On 23 December 1941, when the Japanese began their bombardment of Rangoon, Al returned to the navy. Whilst in the navy he managed to keep up his boxing with Inter Service bouts. His thoughts were obviously focused on how his family were doing in respect of the bombardment. He sought permission from his superior officer to go and check on his family, but permission was refused whereupon Al saluted his superior then returned to his billet where he changed into civilian clothes, picked up a rifle and a belt of cartridges, and then made his way home. Sadly, he never found nor heard of any trace of his family. Eventually, he met up with a group of young Burmese men whom he knew, and who had also been forced from their homes by the Japanese. The group numbering around 25 lived off the jungle and made up their minds that they would kill any Japanese they came across. They covered about five miles a day, and eventually the group reached Calcutta, after helping a group of Gurkhas fight a battle against a Japanese company on the way.

While in Calcutta, as a form of relaxation, Al went to a local cinema but when the lights went up, he heard a voice say that he was under arrest. He had found himself sitting next to a British Petty Officer from his base in Rangoon. Subsequently, Al was returned to his unit and served two months in the “Glass House” for deserting.  Upon his release Al got employment as a greaser on board a merchant ship and after a circuitous route via Egypt and the USA found himself at Tilbury docks. Once in this country Al had only one thought in mind, and that was to find his way to Liverpool. He had heard of Nel Tarleton and other famous fighters of that time, and he felt that he would like to try and put his fighting experience to good use in British boxing rings. He found lodgings in Canning Street, and then set about finding himself a manager. He chose Wally Evans, and he began fighting all over the country, before leaving Evans and signing with Peter Banks. Moreover, he quickly settled in Liverpool and met a local girl whom he subsequently married.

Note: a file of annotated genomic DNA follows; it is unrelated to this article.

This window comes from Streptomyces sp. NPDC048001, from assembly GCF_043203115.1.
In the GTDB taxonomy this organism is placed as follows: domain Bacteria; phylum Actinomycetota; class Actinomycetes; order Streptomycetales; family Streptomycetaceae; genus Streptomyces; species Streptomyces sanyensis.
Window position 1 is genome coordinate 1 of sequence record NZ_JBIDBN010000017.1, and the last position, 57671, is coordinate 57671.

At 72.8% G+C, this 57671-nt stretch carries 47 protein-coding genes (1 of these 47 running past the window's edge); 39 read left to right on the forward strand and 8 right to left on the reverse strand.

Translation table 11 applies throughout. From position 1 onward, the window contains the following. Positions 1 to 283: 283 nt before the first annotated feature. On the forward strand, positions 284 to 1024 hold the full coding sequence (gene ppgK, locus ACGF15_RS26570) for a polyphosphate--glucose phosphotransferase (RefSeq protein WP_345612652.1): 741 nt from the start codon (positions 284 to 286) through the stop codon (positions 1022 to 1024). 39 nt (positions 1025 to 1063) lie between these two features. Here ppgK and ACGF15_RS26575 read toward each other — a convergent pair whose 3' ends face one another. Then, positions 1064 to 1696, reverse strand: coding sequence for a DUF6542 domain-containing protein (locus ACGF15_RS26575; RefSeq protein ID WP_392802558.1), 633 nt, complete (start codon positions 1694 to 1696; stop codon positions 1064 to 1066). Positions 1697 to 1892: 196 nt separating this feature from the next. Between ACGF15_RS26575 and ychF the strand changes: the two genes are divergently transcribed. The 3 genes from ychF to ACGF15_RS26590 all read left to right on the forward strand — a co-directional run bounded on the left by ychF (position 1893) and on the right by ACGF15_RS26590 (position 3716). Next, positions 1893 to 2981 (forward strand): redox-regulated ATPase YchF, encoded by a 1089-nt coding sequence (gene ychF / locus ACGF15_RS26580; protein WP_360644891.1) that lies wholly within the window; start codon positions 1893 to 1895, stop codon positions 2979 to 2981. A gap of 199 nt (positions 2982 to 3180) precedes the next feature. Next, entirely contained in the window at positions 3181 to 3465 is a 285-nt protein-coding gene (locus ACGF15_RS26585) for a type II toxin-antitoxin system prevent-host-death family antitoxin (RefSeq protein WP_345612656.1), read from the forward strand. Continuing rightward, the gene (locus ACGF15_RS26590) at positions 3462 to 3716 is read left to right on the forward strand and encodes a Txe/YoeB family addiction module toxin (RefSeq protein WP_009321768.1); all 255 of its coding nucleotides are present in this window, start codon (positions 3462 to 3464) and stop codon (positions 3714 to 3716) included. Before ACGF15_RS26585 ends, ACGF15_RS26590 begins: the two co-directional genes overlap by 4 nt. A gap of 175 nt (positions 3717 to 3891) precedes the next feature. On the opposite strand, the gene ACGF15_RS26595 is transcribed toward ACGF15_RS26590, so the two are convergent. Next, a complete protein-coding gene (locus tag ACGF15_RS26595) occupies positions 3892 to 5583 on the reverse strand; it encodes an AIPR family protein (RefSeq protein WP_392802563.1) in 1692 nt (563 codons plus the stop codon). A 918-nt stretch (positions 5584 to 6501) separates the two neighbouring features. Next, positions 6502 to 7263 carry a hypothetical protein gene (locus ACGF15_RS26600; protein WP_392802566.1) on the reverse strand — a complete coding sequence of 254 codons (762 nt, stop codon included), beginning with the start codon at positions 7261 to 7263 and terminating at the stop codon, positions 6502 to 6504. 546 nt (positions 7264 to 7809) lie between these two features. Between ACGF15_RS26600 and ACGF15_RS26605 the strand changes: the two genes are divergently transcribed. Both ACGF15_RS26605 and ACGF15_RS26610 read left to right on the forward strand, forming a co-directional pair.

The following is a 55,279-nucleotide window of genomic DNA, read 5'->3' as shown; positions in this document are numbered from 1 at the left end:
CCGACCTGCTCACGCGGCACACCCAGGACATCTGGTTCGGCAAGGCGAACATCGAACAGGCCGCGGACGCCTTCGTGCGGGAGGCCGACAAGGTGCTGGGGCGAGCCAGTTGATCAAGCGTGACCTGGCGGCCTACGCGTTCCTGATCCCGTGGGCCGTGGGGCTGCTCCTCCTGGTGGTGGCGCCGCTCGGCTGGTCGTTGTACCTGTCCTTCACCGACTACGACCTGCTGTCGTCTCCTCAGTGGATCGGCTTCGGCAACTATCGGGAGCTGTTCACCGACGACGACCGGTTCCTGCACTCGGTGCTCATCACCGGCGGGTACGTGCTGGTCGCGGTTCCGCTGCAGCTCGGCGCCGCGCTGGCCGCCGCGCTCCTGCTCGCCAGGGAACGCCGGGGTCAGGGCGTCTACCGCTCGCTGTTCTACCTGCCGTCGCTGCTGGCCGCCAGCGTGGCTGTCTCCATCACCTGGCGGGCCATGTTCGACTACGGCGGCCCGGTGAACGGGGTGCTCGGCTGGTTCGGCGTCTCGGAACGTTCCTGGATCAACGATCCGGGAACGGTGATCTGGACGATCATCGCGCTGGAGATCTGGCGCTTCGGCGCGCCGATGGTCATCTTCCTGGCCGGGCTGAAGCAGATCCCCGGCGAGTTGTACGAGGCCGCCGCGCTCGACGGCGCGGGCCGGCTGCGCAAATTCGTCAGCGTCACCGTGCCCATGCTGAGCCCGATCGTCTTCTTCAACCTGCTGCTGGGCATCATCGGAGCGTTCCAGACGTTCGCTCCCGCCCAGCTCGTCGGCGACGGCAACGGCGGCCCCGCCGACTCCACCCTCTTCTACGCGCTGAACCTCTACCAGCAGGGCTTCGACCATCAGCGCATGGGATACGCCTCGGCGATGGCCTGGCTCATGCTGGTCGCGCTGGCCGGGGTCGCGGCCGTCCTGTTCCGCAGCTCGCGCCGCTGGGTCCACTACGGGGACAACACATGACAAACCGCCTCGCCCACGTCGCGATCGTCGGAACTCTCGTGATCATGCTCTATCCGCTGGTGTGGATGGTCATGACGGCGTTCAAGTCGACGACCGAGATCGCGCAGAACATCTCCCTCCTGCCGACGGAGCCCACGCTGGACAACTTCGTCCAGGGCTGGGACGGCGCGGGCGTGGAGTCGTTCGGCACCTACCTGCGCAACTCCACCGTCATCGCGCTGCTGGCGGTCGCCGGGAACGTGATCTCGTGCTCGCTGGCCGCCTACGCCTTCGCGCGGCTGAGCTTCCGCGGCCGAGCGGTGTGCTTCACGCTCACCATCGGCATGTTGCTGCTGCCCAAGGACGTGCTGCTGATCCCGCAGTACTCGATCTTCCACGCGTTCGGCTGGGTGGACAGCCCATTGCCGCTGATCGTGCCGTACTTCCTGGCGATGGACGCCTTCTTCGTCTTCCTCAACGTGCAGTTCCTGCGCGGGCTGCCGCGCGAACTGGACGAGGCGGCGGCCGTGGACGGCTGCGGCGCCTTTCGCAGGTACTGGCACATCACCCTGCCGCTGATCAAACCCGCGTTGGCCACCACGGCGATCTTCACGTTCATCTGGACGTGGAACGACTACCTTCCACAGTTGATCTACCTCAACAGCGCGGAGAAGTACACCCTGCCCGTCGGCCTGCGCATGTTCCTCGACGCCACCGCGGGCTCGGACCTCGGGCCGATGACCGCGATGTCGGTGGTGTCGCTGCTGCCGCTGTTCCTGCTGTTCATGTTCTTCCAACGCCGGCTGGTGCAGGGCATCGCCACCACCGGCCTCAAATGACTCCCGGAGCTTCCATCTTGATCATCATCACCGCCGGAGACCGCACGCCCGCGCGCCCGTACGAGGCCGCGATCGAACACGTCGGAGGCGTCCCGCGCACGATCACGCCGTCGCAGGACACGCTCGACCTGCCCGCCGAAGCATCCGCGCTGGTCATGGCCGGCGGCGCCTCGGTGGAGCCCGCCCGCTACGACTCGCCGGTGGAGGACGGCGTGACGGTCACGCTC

Al soon gained a reputation as a good fighter and began meeting top class boxers, including Jimmy Warnock and Ike Weir, two of Northern Ireland’s top boxers. Al knocked out Weir in the first round, and he also beat Jackie Bryce, Frank Tierney and Eddie Fitzsimmons.

One of Al’s bitterest memories concerned a time when he was boxing at the Birkenhead Drill Hall. Al’s wife, Pat, was attending the contest, but she was unable to find a seat near to Al’s corner and she was forced to sit near to his opponent’s corner, where she overheard a conversation between two men and Al’s manager.  The three men were conspiring to ensure that Hutt would not be allowed to win his contest. On hearing this Al was not keen to go through with the contest, but he did so and was disqualified in the seventh round. This caused Al to become disillusioned with boxing and he retired from the ring shortly afterwards. Despite his repeated disqualifications Al Hutt’s all-action style of fighting made him a great favourite with theLiverpool Stadium fight crowds. Upon retirement, and following the formation of the Merseyside Former Boxers Association, Al became one of its most popular members and remained so until his death some years ago.